Whizzing over is not the solution
"I guess it could save somebody's life."HANNAH FLEMING
An incident in Auckland this week has Owen Henry thinking about his own close call on New Plymouth's railway line.
A 23-year-old woman is in a critical condition in Auckland City Hospital after being hit by a train when her wheelchair became stuck in the tracks on Monday.
"I thought about what had happened up in Auckland there and realised that could very well have been me," Mr Henry said yesterday.
The 89-year-old recently went for a jaunt on the city's foreshore and when he rode over the tracks at Kawaroa his mobility scooter shut down right in the middle of them.
"I couldn't move, the brakes were locked and everything. Even though there wasn't a train coming at the time, it was not a nice experience at all."
Mr Henry said passers-by eventually arrived on the scene and cleared him from the tracks.
It has happened to him about four times and he suspected it may be caused by the jarring as he crossed over the uneven surface.
"There's two ways you can go over these crossings. You can either whiz through it very fast or go through slowly. I think I probably tended to whiz through it," he said.
Mr Henry has now figured out how to get himself restarted should it happen in the future, by turning the key all the way off and back on again, which resets the vehicle.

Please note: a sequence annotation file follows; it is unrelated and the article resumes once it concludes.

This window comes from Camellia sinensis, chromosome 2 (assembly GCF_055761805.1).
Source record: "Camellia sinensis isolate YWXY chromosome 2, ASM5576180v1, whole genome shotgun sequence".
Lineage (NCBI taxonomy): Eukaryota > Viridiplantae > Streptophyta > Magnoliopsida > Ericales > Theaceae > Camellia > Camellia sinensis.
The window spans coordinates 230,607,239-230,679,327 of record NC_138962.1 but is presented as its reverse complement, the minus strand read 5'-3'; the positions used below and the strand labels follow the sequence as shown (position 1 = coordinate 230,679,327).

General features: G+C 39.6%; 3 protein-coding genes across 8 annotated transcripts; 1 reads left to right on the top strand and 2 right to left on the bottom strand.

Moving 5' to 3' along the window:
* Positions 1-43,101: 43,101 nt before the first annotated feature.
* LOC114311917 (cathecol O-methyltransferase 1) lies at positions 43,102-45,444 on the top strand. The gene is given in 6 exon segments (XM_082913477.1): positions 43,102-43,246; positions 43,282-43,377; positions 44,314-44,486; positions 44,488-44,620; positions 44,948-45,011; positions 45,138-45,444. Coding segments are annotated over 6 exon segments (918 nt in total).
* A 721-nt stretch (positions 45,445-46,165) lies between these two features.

He wanted to share his advice in case others faced a similar experience and may not be as lucky with the train schedule as he was.
"I guess it could save somebody's life."
He said there were three crossings which affected him along the foreshore, but did not feel they were poorly constructed.
"I don't think the crossings are unreasonable.
"Unfortunately it's just what happens. I don't know how they could improve it with the railway line in there."
Tom Neil, of Mobility Scooters Taranaki, said the vehicles would shut down or jam if uneven surfaces were hit at speed, or at the wrong angle.
He did not field many complaints about the running of his scooters that were not related either to the terrain, or operator.
"My advice is for all scooters to slow down when they go over the crossings, and even some of the other driveways which also have that raised channel," he said.
In Monday morning's incident an Auckland woman suffered head injuries and multiple fractures as her chair was hit and dragged by an oncoming freight train, despite the attempts of bystanders to free her.
KiwiRail has launched an investigation, alongside the police serious crash unit's inquiry.
The woman attempted to cross the tracks while barrier arms were up, but her chair became wedged in the gap and she was unable to move it. As the barriers came down and warning bells sounded, architecture graduate Matthieu Mereau, 24, and a female jogger, struggled to free her.
They managed to tip the chair, but the woman was dragged and the jogger injured her leg.
- Taranaki Daily News
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